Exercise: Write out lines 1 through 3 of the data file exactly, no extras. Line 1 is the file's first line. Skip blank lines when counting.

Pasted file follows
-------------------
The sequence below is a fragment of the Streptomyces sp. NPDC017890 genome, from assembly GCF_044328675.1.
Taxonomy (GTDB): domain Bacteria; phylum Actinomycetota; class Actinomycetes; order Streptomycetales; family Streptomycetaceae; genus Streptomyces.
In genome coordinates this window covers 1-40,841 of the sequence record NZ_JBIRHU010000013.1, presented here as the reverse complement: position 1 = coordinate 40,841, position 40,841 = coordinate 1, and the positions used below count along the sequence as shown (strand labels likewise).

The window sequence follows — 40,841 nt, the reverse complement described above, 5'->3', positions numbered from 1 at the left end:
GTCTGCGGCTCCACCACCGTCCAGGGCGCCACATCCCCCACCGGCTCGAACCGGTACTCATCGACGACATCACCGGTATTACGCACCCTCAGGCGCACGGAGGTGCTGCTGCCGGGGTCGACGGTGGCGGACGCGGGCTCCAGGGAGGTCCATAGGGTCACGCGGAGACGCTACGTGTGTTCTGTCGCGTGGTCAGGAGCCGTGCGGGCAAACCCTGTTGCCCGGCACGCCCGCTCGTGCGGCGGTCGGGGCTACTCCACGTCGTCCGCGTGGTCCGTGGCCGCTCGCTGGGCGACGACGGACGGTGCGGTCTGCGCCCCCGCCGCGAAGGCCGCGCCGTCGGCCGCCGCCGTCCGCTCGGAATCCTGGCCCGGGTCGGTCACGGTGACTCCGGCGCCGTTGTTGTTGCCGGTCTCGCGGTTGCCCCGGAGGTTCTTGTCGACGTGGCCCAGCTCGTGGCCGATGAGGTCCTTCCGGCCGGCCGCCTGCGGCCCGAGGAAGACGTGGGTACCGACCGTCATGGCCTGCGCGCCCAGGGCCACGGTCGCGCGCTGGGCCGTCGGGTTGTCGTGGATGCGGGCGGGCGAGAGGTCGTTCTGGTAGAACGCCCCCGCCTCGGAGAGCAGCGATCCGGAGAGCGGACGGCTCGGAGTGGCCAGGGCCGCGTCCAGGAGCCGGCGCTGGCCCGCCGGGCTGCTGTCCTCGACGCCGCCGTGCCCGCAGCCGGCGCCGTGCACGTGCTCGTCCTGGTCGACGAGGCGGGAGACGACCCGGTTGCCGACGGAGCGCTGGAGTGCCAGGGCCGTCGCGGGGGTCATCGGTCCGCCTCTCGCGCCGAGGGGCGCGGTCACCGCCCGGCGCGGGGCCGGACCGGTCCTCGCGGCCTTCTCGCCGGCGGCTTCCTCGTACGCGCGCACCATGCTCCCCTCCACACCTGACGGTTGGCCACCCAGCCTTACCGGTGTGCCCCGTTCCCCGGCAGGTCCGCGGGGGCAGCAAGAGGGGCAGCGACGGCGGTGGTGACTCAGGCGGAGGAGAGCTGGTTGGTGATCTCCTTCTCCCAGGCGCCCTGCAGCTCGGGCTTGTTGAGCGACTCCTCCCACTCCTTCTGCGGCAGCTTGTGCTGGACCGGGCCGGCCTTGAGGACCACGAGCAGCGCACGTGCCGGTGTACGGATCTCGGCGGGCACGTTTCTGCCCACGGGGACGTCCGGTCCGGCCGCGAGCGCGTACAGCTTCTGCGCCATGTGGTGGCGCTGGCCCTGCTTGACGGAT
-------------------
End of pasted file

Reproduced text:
The sequence below is a fragment of the Streptomyces sp. NPDC017890 genome, from assembly GCF_044328675.1.
Taxonomy (GTDB): domain Bacteria; phylum Actinomycetota; class Actinomycetes; order Streptomycetales; family Streptomycetaceae; genus Streptomyces.
In genome coordinates this window covers 1-40,841 of the sequence record NZ_JBIRHU010000013.1, presented here as the reverse complement: position 1 = coordinate 40,841, position 40,841 = coordinate 1, and the positions used below count along the sequence as shown (strand labels likewise).